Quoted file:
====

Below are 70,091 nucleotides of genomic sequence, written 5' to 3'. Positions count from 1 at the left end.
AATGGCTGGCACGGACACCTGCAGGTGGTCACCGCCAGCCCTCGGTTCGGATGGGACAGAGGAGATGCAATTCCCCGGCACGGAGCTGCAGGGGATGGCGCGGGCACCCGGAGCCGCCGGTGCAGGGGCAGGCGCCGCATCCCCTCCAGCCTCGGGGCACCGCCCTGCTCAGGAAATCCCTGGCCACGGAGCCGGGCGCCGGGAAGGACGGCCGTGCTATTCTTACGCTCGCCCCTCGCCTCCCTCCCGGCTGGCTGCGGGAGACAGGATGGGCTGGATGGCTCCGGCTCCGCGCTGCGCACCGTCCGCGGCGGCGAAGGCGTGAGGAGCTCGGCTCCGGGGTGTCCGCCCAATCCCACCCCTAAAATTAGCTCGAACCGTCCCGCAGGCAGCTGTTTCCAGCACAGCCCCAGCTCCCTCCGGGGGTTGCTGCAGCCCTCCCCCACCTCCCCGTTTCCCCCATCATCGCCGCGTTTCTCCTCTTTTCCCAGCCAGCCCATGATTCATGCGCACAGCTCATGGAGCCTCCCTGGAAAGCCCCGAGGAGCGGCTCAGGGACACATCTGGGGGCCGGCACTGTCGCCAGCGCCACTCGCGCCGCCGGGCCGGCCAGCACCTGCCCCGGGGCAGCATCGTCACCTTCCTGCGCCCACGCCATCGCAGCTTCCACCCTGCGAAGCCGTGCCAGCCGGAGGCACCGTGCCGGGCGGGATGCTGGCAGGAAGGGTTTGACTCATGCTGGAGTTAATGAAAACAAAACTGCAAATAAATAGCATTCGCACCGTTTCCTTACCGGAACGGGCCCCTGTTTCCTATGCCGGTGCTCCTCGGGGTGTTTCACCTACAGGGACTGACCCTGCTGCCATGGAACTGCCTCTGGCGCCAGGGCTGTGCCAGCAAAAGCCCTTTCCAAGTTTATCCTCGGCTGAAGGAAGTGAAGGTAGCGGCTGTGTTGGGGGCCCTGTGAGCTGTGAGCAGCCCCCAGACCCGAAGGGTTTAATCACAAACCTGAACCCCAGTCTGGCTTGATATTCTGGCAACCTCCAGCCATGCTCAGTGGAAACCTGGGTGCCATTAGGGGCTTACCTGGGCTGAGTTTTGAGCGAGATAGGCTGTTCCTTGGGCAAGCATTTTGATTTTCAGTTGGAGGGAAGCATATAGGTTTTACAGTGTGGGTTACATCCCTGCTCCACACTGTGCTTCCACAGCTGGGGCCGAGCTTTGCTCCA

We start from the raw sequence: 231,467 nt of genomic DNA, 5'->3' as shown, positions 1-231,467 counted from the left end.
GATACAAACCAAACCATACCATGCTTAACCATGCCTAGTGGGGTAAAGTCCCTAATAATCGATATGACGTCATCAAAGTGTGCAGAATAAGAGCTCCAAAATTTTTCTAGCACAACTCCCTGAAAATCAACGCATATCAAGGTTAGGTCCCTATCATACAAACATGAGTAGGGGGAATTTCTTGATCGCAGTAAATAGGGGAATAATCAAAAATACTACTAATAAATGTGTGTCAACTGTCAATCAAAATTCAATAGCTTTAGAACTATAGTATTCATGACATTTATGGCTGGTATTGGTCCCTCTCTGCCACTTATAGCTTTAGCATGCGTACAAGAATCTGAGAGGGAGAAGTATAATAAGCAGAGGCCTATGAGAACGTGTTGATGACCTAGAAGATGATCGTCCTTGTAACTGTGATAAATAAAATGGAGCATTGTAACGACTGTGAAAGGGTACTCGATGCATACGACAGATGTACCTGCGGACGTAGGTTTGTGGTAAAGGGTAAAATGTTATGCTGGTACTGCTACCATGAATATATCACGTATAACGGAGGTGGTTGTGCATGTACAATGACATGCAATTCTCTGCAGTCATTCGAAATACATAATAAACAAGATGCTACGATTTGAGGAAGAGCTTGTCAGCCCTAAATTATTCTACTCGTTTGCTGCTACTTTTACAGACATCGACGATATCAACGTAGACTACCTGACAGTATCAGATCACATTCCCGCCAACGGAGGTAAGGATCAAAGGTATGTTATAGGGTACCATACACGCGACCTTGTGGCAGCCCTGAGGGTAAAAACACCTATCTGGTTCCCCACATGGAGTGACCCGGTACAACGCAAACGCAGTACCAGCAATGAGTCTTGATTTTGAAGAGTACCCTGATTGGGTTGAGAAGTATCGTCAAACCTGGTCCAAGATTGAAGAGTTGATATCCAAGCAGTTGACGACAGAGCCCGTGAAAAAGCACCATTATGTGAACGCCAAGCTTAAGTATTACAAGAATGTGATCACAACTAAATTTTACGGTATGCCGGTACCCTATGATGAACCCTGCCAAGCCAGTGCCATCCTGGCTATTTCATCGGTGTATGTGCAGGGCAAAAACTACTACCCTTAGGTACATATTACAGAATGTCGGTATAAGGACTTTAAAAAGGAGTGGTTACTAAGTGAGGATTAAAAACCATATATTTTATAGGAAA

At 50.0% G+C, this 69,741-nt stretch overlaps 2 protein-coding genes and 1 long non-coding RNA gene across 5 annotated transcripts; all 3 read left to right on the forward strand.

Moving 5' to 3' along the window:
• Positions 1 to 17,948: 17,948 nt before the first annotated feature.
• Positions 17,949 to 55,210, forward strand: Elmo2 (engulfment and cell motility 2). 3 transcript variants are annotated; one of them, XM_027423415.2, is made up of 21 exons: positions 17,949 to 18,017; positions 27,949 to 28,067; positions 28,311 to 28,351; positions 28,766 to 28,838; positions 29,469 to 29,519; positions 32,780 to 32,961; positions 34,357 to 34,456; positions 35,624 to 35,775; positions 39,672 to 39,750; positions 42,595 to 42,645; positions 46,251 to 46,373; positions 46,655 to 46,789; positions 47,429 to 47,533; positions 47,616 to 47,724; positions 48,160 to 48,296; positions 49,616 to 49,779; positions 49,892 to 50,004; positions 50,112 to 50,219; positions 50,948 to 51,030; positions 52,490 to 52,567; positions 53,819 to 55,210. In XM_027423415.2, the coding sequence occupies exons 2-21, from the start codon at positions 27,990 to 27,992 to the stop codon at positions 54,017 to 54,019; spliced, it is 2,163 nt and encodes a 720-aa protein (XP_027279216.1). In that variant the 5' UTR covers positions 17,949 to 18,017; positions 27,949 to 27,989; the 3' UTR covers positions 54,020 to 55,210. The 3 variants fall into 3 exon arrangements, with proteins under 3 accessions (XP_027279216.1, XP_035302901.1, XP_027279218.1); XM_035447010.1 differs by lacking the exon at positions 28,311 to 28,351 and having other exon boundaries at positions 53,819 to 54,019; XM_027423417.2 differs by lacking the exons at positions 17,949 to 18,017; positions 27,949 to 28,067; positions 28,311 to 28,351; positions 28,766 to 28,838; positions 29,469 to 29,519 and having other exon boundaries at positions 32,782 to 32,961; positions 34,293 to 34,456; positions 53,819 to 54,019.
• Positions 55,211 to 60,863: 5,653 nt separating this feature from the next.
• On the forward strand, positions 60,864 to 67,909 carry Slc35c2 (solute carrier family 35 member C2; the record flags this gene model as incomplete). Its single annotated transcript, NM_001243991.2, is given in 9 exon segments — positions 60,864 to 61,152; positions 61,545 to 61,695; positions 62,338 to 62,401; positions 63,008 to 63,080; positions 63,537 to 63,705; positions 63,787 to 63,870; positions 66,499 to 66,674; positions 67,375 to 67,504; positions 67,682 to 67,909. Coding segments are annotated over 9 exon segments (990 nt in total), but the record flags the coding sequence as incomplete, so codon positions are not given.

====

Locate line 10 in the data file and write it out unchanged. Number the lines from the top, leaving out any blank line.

• On the forward strand, positions 60,864 to 67,909 carry Slc35c2 (solute carrier family 35 member C2; the record flags this gene model as incomplete). Its single annotated transcript, NM_001243991.2, is given in 9 exon segments — positions 60,864 to 61,152; positions 61,545 to 61,695; positions 62,338 to 62,401; positions 63,008 to 63,080; positions 63,537 to 63,705; positions 63,787 to 63,870; positions 66,499 to 66,674; positions 67,375 to 67,504; positions 67,682 to 67,909. Coding segments are annotated over 9 exon segments (990 nt in total), but the record flags the coding sequence as incomplete, so codon positions are not given.